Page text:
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ARS Home » Southeast Area » Auburn, Alabama » Soil Dynamics Research » Research » Publications at this Location » Publication #357611

Research Project: Enhancing Production and Ecosystem Services of Horticultural and Agricultural Systems in the Southeastern United States

Location: Soil Dynamics Research

Title: Effects of fertilizer placement on greenhouse gas emissions from a sun and shade grown ornamental crop

item MURPHY, ANNA-MARIE - Auburn University
item Runion, George
item Prior, Stephen - Steve
item Torbert, Henry - Allen
item SIBLEY, JEFF - Auburn University
item FAIN, GLENN - Auburn University
item PICKENS, JEREMY - Auburn University

Submitted to: Journal of Environmental Horticulture
Publication Type: Peer Reviewed Journal
Publication Acceptance Date: 8/22/2019
Publication Date: 10/21/2019
Citation: Murphy, A., Runion, G.B., Prior, S.A., Torbert III, H.A., Sibley, J.L., Fain, G.B., Pickens, J. 2019. Effects of fertilizer placement on greenhouse gas emissions from a sun and shade grown ornamental crop. Journal of Environmental Horticulture. 37(3):74-80.

Interpretive Summary: Release of greenhouse gases (GHG = carbon dioxide, methane, and nitrous oxide) to the atmosphere are factors influencing climate change. Little work has been done on reducing GHG emissions in specialty crops of horticulture. We looked at how fertilizer placement (dibble, incorporated, top-dress) affects GHG loss using a shade-grown species (hosta) and a sun-grown species (daylily) grown in 1 gal containers under standard conditions. Dibbling fertilizer reduced both CO2 and N2O emissions in both hosta and daylily. Methane release was low throughout the study and not impacted by fertilizer placement in both species. Findings indicate that dibble fertilizer placement could decrease both CO2 and N2O emissions.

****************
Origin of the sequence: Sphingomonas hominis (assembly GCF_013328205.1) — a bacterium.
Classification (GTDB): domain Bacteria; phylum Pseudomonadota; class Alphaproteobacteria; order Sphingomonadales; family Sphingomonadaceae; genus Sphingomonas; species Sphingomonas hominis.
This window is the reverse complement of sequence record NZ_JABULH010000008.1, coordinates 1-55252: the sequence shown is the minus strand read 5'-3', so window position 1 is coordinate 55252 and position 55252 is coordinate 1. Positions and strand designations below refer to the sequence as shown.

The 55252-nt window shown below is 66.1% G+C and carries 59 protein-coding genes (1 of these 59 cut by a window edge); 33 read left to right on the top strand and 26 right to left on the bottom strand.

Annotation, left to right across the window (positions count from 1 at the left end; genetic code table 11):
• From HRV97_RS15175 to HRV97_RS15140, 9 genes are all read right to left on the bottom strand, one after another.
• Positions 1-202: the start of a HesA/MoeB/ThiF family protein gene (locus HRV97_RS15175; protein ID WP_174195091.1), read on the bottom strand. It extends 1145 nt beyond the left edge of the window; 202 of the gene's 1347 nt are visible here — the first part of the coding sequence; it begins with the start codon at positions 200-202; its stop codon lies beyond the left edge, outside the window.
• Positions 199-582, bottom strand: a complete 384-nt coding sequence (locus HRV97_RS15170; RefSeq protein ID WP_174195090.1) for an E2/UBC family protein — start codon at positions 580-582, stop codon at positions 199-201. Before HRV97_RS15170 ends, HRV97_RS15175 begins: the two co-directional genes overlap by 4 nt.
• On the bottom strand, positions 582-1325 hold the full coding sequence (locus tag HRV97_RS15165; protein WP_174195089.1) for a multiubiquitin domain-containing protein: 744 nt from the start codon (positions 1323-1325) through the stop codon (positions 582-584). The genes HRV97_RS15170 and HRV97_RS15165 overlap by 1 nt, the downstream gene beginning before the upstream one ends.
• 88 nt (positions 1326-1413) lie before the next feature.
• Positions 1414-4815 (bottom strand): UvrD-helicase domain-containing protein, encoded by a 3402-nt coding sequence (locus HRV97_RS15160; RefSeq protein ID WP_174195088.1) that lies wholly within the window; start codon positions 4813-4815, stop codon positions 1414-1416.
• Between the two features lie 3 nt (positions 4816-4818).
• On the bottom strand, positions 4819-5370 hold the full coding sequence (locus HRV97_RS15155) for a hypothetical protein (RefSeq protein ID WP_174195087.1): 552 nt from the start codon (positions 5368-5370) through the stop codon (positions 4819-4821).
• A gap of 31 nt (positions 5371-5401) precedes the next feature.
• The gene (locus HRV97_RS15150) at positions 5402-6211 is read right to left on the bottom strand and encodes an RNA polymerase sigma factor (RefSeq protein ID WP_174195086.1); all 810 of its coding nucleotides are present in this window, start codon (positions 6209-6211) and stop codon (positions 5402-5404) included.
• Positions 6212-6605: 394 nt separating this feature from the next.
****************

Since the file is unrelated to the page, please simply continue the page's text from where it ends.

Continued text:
Technical Abstract: Previous work has begun to establish baseline approximations for greenhouse gas (GHG) (CO2, CH4, and N2O) emissions of several horticultural crops, though much work is still needed to expand contingencies for multiple best management practices. In this study, GHG emissions from one shade-grown perennial, ‘Royal Standard’ hosta (Hosta ‘Royal Standard’), and one sun-grown perennial, ‘Stella D’Oro’ daylily (Hemerocallis ‘Stella D’Oro’), were evaluated in standard bark-based substrates with one of three fertilizer methods (dibbling, incorporated, or top-dressed) (25 g per container of Polyon 16-5-10, 12-month release + micros). Plants were grown in 3.5 L (1 gal) nursery containers, and irrigated with overhead irrigation calibrated to deliver 6.35 mm (0.25 in) water three times daily. Gas samples were collected in situ once weekly over a 5-month period using the static closed chamber method according to standard protocols and analyzed using gas chromatography. Both CO2 and N2O total cumulative efflux was least for plants fertilized with the dibbled method, regardless of species. Total cumulative CO2 emissions were greatest for both daylily and hosta with incorporated fertilizer, though in the case of the sun-grown daylily, CO2 efflux was similar among plants with fertilizer that had been either incorporated or top-dressed. There were no differences in N2O efflux for both the incorporated and top-dressed treatments of shade-grown hostas and sun-grown daylilys. Methane (CH4) efflux was consistently low throughout the study. Commensurate with previous work, daily CO2 and N2O emissions experienced a spike at study initiation. In general, daily CO2 efflux was greater for shade-grown hosta than for daylily, while initial spikes in daily N2O emissions were greater for sun-grown daylily than for shade-grown hosta. Findings suggest that utilizing a dibbled fertilizer placement could significantly decrease both CO2 and N2O emission.